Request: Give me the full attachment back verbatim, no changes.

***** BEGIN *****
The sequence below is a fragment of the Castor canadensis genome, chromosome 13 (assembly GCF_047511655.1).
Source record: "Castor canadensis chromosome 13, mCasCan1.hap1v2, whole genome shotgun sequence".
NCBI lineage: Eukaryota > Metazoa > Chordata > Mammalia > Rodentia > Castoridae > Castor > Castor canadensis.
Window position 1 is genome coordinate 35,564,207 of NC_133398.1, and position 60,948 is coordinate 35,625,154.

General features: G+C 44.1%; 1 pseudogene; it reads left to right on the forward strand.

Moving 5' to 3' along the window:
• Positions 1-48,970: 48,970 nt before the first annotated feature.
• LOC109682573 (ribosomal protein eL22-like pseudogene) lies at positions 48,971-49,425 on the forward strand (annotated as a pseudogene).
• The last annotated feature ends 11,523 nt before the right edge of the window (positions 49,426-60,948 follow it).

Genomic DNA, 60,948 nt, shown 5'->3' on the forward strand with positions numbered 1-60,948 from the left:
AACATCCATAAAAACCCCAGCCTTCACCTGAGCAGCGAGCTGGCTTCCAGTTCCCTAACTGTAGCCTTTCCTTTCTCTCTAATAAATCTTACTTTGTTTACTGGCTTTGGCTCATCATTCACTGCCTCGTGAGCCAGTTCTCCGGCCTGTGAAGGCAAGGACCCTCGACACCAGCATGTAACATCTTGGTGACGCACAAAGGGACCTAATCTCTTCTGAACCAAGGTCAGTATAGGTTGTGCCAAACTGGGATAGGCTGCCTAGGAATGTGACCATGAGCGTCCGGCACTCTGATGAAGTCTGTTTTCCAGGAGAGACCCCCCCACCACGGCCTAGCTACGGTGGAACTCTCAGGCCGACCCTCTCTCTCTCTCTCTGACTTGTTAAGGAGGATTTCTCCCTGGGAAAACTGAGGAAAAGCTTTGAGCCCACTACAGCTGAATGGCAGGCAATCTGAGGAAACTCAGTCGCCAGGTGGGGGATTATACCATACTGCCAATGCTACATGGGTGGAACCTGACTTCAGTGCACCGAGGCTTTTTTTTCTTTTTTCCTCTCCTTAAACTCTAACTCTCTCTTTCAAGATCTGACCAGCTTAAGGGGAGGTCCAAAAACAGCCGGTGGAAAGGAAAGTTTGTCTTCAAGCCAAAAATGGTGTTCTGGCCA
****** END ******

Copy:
The sequence below is a fragment of the Castor canadensis genome, chromosome 13 (assembly GCF_047511655.1).
Source record: "Castor canadensis chromosome 13, mCasCan1.hap1v2, whole genome shotgun sequence".
NCBI lineage: Eukaryota > Metazoa > Chordata > Mammalia > Rodentia > Castoridae > Castor > Castor canadensis.
Window position 1 is genome coordinate 35,564,207 of NC_133398.1, and position 60,948 is coordinate 35,625,154.

General features: G+C 44.1%; 1 pseudogene; it reads left to right on the forward strand.

Moving 5' to 3' along the window:
• Positions 1-48,970: 48,970 nt before the first annotated feature.
• LOC109682573 (ribosomal protein eL22-like pseudogene) lies at positions 48,971-49,425 on the forward strand (annotated as a pseudogene).
• The last annotated feature ends 11,523 nt before the right edge of the window (positions 49,426-60,948 follow it).

Genomic DNA, 60,948 nt, shown 5'->3' on the forward strand with positions numbered 1-60,948 from the left:
AACATCCATAAAAACCCCAGCCTTCACCTGAGCAGCGAGCTGGCTTCCAGTTCCCTAACTGTAGCCTTTCCTTTCTCTCTAATAAATCTTACTTTGTTTACTGGCTTTGGCTCATCATTCACTGCCTCGTGAGCCAGTTCTCCGGCCTGTGAAGGCAAGGACCCTCGACACCAGCATGTAACATCTTGGTGACGCACAAAGGGACCTAATCTCTTCTGAACCAAGGTCAGTATAGGTTGTGCCAAACTGGGATAGGCTGCCTAGGAATGTGACCATGAGCGTCCGGCACTCTGATGAAGTCTGTTTTCCAGGAGAGACCCCCCCACCACGGCCTAGCTACGGTGGAACTCTCAGGCCGACCCTCTCTCTCTCTCTCTGACTTGTTAAGGAGGATTTCTCCCTGGGAAAACTGAGGAAAAGCTTTGAGCCCACTACAGCTGAATGGCAGGCAATCTGAGGAAACTCAGTCGCCAGGTGGGGGATTATACCATACTGCCAATGCTACATGGGTGGAACCTGACTTCAGTGCACCGAGGCTTTTTTTTCTTTTTTCCTCTCCTTAAACTCTAACTCTCTCTTTCAAGATCTGACCAGCTTAAGGGGAGGTCCAAAAACAGCCGGTGGAAAGGAAAGTTTGTCTTCAAGCCAAAAATGGTGTTCTGGCCA